Hollywood stars Levar Burton and Kristen Bell have got nothing on Pebble when it comes to crowdfunding.
The smartwatch maker on Tuesday unveiled the Pebble Time, its second-generation product, and fans of the company couldn't hand over their cash fast enough.
Within 17 minutes, the company had met its initial funding goal of $500,000. By the 49-minute mark, it had hit $1 million, obliterating the previous record for that milestone. (Reaper Miniature Bones took 2 hours, 42 minutes to raise that in 2012.)
By 4:15 p.m. ET, six hours after the campaign had started, the company had raised more than $5.7 million.
To put that in perspective, that means the Pebble Time campaign is already one of the top six Kickstarters of all time, and it will likely be in the top four or five by the end of its first full day of availability. At just under seven hours, it had raised more than any high-profile video game that had ever been on Kickstarter, more than the campaign to bring back the educational series Reading Rainbow, and more than the Veronica Mars movie.
And all of those Kickstarters took a month to reach their totals.
Pebble has a storied history on Kickstarter. When the company first unveiled its smartwatch in 2012, it instantly resonated with the crowdfunding audience, going on to raise just under $10.3 million in a month, surpassing its funding goal by 10,266 percent.
Since then, the Coolest cooler has claimed the all-time top Kickstarter position, but its $13.3 million record looks very much at risk now.
Many analysts points to Pebble's initial overwhelming success on Kickstarter as a reason other companies, including LG, have made smartwatches a priority in subsequent years.
In April, Apple will jump into the market with the Apple Watch, which the company hopes will be a comprehensive health and fitness device with many other uses.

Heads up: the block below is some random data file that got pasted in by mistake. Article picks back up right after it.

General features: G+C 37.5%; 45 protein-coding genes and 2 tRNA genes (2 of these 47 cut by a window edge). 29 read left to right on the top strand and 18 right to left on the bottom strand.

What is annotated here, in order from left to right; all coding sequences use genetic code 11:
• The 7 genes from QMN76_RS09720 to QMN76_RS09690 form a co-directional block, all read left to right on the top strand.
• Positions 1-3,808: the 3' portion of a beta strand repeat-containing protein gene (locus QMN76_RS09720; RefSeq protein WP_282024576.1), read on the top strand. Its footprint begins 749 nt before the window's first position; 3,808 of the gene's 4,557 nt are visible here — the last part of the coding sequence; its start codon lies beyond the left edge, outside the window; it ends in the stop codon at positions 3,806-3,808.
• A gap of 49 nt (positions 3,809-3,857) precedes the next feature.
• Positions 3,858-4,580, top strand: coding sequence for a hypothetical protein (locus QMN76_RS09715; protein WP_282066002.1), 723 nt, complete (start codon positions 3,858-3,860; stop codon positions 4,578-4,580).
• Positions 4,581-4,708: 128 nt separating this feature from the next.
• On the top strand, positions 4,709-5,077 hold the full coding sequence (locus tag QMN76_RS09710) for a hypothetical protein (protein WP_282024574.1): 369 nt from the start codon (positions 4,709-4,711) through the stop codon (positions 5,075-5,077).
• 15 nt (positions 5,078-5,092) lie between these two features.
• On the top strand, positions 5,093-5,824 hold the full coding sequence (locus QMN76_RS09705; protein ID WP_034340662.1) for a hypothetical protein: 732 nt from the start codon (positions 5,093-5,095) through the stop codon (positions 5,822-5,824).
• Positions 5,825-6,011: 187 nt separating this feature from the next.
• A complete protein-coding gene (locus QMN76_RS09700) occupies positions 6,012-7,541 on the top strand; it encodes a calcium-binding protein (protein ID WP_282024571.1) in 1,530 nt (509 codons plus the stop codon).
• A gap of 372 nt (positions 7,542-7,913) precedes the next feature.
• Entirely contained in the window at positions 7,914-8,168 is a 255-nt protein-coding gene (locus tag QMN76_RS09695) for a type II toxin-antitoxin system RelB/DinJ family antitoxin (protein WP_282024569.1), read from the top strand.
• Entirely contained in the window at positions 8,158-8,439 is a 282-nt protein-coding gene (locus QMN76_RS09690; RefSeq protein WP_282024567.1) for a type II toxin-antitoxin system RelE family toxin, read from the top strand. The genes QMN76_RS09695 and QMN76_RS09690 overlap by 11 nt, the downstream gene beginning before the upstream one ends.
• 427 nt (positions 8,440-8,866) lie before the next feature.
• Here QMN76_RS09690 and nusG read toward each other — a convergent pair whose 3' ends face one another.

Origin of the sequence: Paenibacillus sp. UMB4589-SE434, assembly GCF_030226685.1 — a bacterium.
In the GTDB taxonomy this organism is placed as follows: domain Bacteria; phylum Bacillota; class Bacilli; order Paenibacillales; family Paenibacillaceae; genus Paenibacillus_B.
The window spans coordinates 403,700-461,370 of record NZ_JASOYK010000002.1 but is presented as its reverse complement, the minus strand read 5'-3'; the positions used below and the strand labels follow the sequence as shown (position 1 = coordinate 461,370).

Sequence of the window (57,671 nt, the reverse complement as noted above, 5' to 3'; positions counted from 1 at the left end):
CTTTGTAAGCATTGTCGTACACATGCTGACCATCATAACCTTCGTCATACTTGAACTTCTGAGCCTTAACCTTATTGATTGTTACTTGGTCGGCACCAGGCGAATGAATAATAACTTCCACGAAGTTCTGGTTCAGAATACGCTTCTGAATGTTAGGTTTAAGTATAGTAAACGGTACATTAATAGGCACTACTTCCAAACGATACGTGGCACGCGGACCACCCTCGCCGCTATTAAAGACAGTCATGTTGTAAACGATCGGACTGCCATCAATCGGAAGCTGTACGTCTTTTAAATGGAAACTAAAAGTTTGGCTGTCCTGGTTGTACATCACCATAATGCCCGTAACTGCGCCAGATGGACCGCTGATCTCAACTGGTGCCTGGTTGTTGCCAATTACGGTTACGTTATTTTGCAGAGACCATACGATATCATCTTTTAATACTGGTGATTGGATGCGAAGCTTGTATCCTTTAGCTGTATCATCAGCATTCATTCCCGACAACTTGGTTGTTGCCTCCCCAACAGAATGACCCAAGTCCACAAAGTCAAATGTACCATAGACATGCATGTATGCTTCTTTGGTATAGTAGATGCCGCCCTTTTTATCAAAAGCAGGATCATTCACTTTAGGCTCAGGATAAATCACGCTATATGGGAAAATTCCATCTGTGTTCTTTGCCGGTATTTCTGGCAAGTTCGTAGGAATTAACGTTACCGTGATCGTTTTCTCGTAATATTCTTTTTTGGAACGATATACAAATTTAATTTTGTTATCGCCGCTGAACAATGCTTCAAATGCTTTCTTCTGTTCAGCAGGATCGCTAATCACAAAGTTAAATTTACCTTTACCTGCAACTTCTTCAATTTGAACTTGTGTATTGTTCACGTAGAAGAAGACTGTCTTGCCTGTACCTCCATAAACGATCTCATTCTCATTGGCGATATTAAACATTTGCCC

Available in three versions, the device is more technologically advanced than Pebble's Time, but it suffers from a few potential stumbling blocks, as well. first among those is battery life. While the Pebble Time uses a low-power e-ink display and, as a result, can run for seven days without a charge, the Apple Watch may need to be charged daily.
There's also a significant price difference. Pebble is charging $179 for Kickstarter backers and will charge $199 when the Time hits store shelves. The Apple Watch will start at $349 but will run much higher, depending on the model you choose.
The original Pebble watch was a roaring success. A year ago, the company said it had sold more than 400,000 of the devices (it has not updated the sales totals since then). In comparison, analyst group Canalys estimates just 720,000 Google-powered smartwatches shipped in 2014.
While it's almost certain that the Pebble Time's funding won't continue at its current pace throughout its campaign, it's sure fun to imagine what would happen if it did.
Kicktraq, an estimating service for Kickstarter projects, predicts that if things stay at this pace, the Pebble Time could end up raising nearly $154 million.